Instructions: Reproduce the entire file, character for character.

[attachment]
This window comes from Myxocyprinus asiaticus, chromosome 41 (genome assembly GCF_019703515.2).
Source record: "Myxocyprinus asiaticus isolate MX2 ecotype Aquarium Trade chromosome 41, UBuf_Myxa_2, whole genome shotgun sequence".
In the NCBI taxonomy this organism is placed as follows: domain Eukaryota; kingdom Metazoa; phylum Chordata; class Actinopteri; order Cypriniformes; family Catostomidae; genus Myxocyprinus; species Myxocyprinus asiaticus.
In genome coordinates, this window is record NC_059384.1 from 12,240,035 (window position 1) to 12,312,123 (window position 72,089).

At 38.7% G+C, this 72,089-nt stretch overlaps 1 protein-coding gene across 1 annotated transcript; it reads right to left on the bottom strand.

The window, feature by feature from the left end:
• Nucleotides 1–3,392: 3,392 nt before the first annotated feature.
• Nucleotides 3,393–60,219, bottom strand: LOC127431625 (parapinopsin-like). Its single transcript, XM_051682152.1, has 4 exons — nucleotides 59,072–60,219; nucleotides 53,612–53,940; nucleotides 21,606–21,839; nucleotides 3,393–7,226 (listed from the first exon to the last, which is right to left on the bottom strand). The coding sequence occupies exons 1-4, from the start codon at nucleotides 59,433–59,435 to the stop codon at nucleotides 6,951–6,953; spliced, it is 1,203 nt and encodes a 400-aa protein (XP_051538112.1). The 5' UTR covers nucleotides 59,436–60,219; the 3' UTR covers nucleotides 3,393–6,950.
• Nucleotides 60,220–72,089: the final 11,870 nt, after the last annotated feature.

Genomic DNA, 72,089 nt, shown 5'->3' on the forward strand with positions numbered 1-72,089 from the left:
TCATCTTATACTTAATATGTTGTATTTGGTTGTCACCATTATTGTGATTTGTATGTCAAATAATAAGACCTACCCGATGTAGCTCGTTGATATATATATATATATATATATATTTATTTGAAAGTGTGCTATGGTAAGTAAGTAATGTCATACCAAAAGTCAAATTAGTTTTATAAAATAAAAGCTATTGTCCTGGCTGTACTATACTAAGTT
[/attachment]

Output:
This window comes from Myxocyprinus asiaticus, chromosome 41 (genome assembly GCF_019703515.2).
Source record: "Myxocyprinus asiaticus isolate MX2 ecotype Aquarium Trade chromosome 41, UBuf_Myxa_2, whole genome shotgun sequence".
In the NCBI taxonomy this organism is placed as follows: domain Eukaryota; kingdom Metazoa; phylum Chordata; class Actinopteri; order Cypriniformes; family Catostomidae; genus Myxocyprinus; species Myxocyprinus asiaticus.
In genome coordinates, this window is record NC_059384.1 from 12,240,035 (window position 1) to 12,312,123 (window position 72,089).

At 38.7% G+C, this 72,089-nt stretch overlaps 1 protein-coding gene across 1 annotated transcript; it reads right to left on the bottom strand.

The window, feature by feature from the left end:
• Nucleotides 1–3,392: 3,392 nt before the first annotated feature.
• Nucleotides 3,393–60,219, bottom strand: LOC127431625 (parapinopsin-like). Its single transcript, XM_051682152.1, has 4 exons — nucleotides 59,072–60,219; nucleotides 53,612–53,940; nucleotides 21,606–21,839; nucleotides 3,393–7,226 (listed from the first exon to the last, which is right to left on the bottom strand). The coding sequence occupies exons 1-4, from the start codon at nucleotides 59,433–59,435 to the stop codon at nucleotides 6,951–6,953; spliced, it is 1,203 nt and encodes a 400-aa protein (XP_051538112.1). The 5' UTR covers nucleotides 59,436–60,219; the 3' UTR covers nucleotides 3,393–6,950.
• Nucleotides 60,220–72,089: the final 11,870 nt, after the last annotated feature.

Genomic DNA, 72,089 nt, shown 5'->3' on the forward strand with positions numbered 1-72,089 from the left:
TCATCTTATACTTAATATGTTGTATTTGGTTGTCACCATTATTGTGATTTGTATGTCAAATAATAAGACCTACCCGATGTAGCTCGTTGATATATATATATATATATATATATTTATTTGAAAGTGTGCTATGGTAAGTAAGTAATGTCATACCAAAAGTCAAATTAGTTTTATAAAATAAAAGCTATTGTCCTGGCTGTACTATACTAAGTT